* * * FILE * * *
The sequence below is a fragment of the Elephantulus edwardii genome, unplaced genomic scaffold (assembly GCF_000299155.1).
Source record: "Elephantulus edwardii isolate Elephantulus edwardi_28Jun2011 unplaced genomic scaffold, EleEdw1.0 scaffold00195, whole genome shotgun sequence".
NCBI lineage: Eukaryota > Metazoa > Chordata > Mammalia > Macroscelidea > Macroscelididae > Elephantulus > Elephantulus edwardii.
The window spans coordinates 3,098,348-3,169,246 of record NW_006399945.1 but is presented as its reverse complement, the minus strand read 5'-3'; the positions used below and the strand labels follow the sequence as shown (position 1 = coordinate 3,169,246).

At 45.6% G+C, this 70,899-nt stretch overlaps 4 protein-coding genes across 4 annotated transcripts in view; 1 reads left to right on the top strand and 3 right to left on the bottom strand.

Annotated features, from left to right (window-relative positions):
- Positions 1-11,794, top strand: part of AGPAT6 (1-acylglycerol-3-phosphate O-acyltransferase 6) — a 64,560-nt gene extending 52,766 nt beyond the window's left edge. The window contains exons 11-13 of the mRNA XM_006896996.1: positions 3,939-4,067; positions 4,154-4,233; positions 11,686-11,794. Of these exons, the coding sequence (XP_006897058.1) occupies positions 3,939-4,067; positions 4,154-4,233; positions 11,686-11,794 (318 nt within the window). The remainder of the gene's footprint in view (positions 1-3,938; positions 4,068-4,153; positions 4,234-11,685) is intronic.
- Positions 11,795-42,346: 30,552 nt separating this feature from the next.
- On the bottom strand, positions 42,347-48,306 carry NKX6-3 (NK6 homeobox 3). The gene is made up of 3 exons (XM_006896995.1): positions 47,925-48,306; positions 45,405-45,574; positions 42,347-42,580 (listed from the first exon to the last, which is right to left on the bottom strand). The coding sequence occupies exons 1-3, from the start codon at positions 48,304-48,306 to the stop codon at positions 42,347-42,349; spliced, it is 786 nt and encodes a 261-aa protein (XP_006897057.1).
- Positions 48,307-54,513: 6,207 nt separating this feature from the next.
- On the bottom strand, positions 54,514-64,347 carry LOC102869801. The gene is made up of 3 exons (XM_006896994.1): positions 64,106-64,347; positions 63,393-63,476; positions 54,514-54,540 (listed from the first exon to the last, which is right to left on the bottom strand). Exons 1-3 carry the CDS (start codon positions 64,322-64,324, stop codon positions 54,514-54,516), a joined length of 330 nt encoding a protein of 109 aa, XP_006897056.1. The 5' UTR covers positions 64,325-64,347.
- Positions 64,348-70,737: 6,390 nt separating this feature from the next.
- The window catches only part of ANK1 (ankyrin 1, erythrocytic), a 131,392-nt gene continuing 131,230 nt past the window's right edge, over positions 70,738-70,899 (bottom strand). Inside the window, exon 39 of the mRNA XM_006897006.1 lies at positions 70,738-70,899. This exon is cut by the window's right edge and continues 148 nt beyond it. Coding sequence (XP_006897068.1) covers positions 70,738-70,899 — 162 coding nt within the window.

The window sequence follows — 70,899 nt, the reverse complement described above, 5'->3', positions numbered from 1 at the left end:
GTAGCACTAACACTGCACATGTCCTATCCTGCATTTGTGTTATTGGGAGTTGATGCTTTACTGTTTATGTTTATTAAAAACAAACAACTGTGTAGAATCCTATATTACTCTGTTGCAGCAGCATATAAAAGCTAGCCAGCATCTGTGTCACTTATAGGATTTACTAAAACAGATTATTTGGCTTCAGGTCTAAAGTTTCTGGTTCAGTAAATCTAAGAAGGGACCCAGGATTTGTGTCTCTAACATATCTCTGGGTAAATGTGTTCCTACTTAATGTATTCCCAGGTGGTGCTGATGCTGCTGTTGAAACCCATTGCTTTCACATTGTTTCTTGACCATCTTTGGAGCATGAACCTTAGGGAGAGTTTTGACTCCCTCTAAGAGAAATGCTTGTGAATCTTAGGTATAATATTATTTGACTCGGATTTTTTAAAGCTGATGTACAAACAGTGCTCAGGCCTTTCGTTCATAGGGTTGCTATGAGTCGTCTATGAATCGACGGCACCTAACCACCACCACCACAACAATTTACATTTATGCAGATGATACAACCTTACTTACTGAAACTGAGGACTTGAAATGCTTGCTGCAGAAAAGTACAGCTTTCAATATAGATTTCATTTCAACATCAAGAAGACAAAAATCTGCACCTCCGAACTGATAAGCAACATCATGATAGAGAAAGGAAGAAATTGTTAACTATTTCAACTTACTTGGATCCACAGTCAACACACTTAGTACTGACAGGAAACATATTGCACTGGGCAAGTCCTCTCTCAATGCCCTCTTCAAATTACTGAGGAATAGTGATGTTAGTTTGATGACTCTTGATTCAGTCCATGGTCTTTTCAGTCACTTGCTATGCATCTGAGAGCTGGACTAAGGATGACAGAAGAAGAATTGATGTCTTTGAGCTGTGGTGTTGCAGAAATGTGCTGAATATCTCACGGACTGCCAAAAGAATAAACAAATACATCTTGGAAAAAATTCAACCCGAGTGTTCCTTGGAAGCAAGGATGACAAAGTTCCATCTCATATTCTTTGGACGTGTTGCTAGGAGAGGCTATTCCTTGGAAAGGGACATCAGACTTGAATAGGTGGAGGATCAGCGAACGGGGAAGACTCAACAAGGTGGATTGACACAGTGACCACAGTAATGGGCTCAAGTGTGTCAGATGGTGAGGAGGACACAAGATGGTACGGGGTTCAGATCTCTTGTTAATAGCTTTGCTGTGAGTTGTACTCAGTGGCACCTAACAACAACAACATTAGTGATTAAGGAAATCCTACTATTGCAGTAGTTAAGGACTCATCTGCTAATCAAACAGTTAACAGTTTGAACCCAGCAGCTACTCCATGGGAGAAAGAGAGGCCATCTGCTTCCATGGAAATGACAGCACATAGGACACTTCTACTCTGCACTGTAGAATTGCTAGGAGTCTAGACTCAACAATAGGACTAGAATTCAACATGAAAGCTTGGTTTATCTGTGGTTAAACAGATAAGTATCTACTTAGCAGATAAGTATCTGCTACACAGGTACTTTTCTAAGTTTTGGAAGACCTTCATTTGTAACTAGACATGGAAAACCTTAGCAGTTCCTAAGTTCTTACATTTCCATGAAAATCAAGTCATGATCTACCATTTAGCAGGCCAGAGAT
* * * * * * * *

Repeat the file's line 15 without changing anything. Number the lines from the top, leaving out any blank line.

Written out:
GTAGCACTAACACTGCACATGTCCTATCCTGCATTTGTGTTATTGGGAGTTGATGCTTTACTGTTTATGTTTATTAAAAACAAACAACTGTGTAGAATCCTATATTACTCTGTTGCAGCAGCATATAAAAGCTAGCCAGCATCTGTGTCACTTATAGGATTTACTAAAACAGATTATTTGGCTTCAGGTCTAAAGTTTCTGGTTCAGTAAATCTAAGAAGGGACCCAGGATTTGTGTCTCTAACATATCTCTGGGTAAATGTGTTCCTACTTAATGTATTCCCAGGTGGTGCTGATGCTGCTGTTGAAACCCATTGCTTTCACATTGTTTCTTGACCATCTTTGGAGCATGAACCTTAGGGAGAGTTTTGACTCCCTCTAAGAGAAATGCTTGTGAATCTTAGGTATAATATTATTTGACTCGGATTTTTTAAAGCTGATGTACAAACAGTGCTCAGGCCTTTCGTTCATAGGGTTGCTATGAGTCGTCTATGAATCGACGGCACCTAACCACCACCACCACAACAATTTACATTTATGCAGATGATACAACCTTACTTACTGAAACTGAGGACTTGAAATGCTTGCTGCAGAAAAGTACAGCTTTCAATATAGATTTCATTTCAACATCAAGAAGACAAAAATCTGCACCTCCGAACTGATAAGCAACATCATGATAGAGAAAGGAAGAAATTGTTAACTATTTCAACTTACTTGGATCCACAGTCAACACACTTAGTACTGACAGGAAACATATTGCACTGGGCAAGTCCTCTCTCAATGCCCTCTTCAAATTACTGAGGAATAGTGATGTTAGTTTGATGACTCTTGATTCAGTCCATGGTCTTTTCAGTCACTTGCTATGCATCTGAGAGCTGGACTAAGGATGACAGAAGAAGAATTGATGTCTTTGAGCTGTGGTGTTGCAGAAATGTGCTGAATATCTCACGGACTGCCAAAAGAATAAACAAATACATCTTGGAAAAAATTCAACCCGAGTGTTCCTTGGAAGCAAGGATGACAAAGTTCCATCTCATATTCTTTGGACGTGTTGCTAGGAGAGGCTATTCCTTGGAAAGGGACATCAGACTTGAATAGGTGGAGGATCAGCGAACGGGGAAGACTCAACAAGGTGGATTGACACAGTGACCACAGTAATGGGCTCAAGTGTGTCAGATGGTGAGGAGGACACAAGATGGTACGGGGTTCAGATCTCTTGTTAATAGCTTTGCTGTGAGTTGTACTCAGTGGCACCTAACAACAACAACATTAGTGATTAAGGAAATCCTACTATTGCAGTAGTTAAGGACTCATCTGCTAATCAAACAGTTAACAGTTTGAACCCAGCAGCTACTCCATGGGAGAAAGAGAGGCCATCTGCTTCCATGGAAATGACAGCACATAGGACACTTCTACTCTGCACTGTAGAATTGCTAGGAGTCTAGACTCAACAATAGGACTAGAATTCAACATGAAAGCTTGGTTTATCTGTGGTTAAACAGATAAGTATCTACTTAGCAGATAAGTATCTGCTACACAGGTACTTTTCTAAGTTTTGGAAGACCTTCATTTGTAACTAGACATGGAAAACCTTAGCAGTTCCTAAGTTCTTACATTTCCATGAAAATCAAGTCATGATCTACCATTTAGCAGGCCAGAGAT